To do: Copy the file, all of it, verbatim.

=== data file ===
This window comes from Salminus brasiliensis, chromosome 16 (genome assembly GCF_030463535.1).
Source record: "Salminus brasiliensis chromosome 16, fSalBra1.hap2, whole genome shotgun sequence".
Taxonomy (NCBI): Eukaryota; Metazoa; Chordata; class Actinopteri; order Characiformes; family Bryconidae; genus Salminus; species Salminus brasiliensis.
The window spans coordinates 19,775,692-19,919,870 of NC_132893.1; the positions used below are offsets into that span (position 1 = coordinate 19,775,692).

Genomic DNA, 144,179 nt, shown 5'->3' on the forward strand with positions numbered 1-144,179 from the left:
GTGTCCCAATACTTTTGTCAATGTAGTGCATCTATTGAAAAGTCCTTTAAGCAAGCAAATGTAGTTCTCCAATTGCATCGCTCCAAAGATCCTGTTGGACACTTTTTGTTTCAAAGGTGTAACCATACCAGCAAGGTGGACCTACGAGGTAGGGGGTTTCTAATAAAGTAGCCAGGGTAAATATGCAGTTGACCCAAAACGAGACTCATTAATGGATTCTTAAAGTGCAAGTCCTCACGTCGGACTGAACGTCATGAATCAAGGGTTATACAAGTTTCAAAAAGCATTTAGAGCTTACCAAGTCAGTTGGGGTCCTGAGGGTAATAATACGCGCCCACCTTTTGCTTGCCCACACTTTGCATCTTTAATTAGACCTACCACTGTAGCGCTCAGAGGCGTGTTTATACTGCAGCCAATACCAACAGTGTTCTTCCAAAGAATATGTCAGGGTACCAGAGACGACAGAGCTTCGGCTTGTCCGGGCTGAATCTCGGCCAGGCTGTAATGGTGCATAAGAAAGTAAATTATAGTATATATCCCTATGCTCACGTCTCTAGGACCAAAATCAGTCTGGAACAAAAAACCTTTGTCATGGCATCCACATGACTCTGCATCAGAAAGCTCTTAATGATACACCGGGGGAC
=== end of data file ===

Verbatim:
This window comes from Salminus brasiliensis, chromosome 16 (genome assembly GCF_030463535.1).
Source record: "Salminus brasiliensis chromosome 16, fSalBra1.hap2, whole genome shotgun sequence".
Taxonomy (NCBI): Eukaryota; Metazoa; Chordata; class Actinopteri; order Characiformes; family Bryconidae; genus Salminus; species Salminus brasiliensis.
The window spans coordinates 19,775,692-19,919,870 of NC_132893.1; the positions used below are offsets into that span (position 1 = coordinate 19,775,692).

Genomic DNA, 144,179 nt, shown 5'->3' on the forward strand with positions numbered 1-144,179 from the left:
GTGTCCCAATACTTTTGTCAATGTAGTGCATCTATTGAAAAGTCCTTTAAGCAAGCAAATGTAGTTCTCCAATTGCATCGCTCCAAAGATCCTGTTGGACACTTTTTGTTTCAAAGGTGTAACCATACCAGCAAGGTGGACCTACGAGGTAGGGGGTTTCTAATAAAGTAGCCAGGGTAAATATGCAGTTGACCCAAAACGAGACTCATTAATGGATTCTTAAAGTGCAAGTCCTCACGTCGGACTGAACGTCATGAATCAAGGGTTATACAAGTTTCAAAAAGCATTTAGAGCTTACCAAGTCAGTTGGGGTCCTGAGGGTAATAATACGCGCCCACCTTTTGCTTGCCCACACTTTGCATCTTTAATTAGACCTACCACTGTAGCGCTCAGAGGCGTGTTTATACTGCAGCCAATACCAACAGTGTTCTTCCAAAGAATATGTCAGGGTACCAGAGACGACAGAGCTTCGGCTTGTCCGGGCTGAATCTCGGCCAGGCTGTAATGGTGCATAAGAAAGTAAATTATAGTATATATCCCTATGCTCACGTCTCTAGGACCAAAATCAGTCTGGAACAAAAAACCTTTGTCATGGCATCCACATGACTCTGCATCAGAAAGCTCTTAATGATACACCGGGGGAC